Re: Carlin Romano: America the Philosophical
The review is a fairly easy read Eric,
Originally Posted by Eric
...it's down to earth, the reviewer does what we'd all do faced with such claims, initially scratch the head, probably chuckle, then think - ahh, maybe there's something in all this, but in the end I decided... and this is only groundless opinion but why put everything under the microscope... that this is a book which *may* cause some Amercans to feel good about their sense of national self-worth, at a difficult time for Americans or any of us in the West.
Without suggesting of course that the author is lowering themselves to this level, it does come at a time when many of the other news reports, studies, tomes etc are suggesting something else: that the West has had it and is now in terminal decline.
But, in defence of said tome: it is controversial, and that is the job, or one job, of philosophers: to provoke us and make us think!
I believe however that suggesting that the Greeks (Aristotle, Sophocles et al) have now been overtaken by American thought and pragmatism, "cyberphilosophy" as he calls it, is a very bizarre and skewed claim, and highly questionable, and to labour the point -- potentially a load of old tosh.
We'll have to wait 2500 years I guess to see if it's true and whether his text is cited as being the key work in identifying this turning point. I doubt it.
I don't see it this way myself, I think that America, like most countries, is very diverse and continues to become if anything more diverse and subject to continual change.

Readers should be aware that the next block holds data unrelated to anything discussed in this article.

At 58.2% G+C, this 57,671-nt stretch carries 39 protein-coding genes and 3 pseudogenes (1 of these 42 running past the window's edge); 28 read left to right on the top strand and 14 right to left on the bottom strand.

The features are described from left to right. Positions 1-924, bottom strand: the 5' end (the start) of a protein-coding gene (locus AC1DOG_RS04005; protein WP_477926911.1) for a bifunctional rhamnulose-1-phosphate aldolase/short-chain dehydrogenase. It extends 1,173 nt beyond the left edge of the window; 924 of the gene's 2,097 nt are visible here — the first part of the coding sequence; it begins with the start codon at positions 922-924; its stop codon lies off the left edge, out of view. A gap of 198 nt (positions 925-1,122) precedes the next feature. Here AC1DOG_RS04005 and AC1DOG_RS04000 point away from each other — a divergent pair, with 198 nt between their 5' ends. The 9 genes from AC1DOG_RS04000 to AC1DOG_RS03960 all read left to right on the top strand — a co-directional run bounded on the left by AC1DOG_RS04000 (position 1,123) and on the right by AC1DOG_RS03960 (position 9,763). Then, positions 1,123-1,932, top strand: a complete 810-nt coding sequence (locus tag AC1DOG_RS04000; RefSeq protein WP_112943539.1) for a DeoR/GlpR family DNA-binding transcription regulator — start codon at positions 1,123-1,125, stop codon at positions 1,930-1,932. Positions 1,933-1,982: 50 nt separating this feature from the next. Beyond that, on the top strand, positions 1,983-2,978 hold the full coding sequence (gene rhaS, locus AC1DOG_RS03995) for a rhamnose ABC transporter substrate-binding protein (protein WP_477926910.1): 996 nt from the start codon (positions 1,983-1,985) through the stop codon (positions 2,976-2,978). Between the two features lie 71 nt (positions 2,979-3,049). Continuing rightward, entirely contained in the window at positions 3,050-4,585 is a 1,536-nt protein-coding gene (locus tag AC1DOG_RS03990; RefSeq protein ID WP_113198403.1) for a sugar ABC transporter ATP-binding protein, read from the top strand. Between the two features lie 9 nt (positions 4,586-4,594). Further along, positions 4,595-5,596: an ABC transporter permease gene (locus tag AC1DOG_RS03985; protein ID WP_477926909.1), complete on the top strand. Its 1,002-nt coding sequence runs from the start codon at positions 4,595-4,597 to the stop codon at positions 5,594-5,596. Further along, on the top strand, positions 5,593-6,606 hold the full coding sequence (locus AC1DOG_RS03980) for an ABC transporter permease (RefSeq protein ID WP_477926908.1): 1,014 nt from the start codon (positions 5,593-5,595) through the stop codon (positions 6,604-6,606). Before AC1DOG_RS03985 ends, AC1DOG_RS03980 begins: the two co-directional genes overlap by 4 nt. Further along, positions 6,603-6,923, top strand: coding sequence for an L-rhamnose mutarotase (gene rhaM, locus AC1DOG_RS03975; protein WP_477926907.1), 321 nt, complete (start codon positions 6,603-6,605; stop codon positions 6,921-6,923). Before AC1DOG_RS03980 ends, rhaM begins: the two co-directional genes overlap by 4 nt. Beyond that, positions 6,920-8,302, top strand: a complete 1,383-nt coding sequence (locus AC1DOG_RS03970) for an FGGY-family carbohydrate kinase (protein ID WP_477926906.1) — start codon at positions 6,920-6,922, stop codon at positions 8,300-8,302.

The Greeks - credited as they are as being the starting point along with Christianity in the Western traditions or Western thought - are a part of that diversity, not opposed to it or somehow welded into the past and therefore now redundant.
America, like ourselves, have inherited this cultural information, even if it's not conscious or if many would say "ugh, I don't remember studying Aristotle..." the answer is -- but you use problem-solving techniques which may have begun with the Greeks every day and it may only be to prepare your shopping list but it's all there.
The one thing I did notice - and it reminds me of an introductory chapter I once read to "Leaves of Grass" by dear ole Walt Whitman - is that America has always sought to define itself against us, since Whitman's time, as a distinct nation, or it has at least wished to be distinct from Europe and I personally believe that it is.
And perhaps this is part of that drive, unconsciously or othewise as here in this particular book-thesis; but in philosophical terms that might explain my initial confusion where I just thought "...why bother, does all this really matter!"
At first I also thought it was a jingoistic piece of fluff masquerading as philosophy, but perhaps it's an attempt to analyse how the world is unfolding, America being used as the test case here and leader in the great democratic experiment, the new Holy Land, familiar concepts to most in standard American history tomes.
Or maybe this is what happens to you when you spend too much time in academia, a certain "disconnect" to the ordinary lives of most of us; like most Americans, I think that most Brits, or most French, are just trying to survive, raise families and be happy... I tend to distrust these sweeping theories that try to join-up the whole of a society and credit it with some new renaissance.
Last edited by Hamlet; 01-Aug-2012 at 09:42.
Reason: breaking up columns
"Man cannot do without beauty, and this is what our era pretends to want to disregard"
Myth of Sysyphus ~ by Albert Camus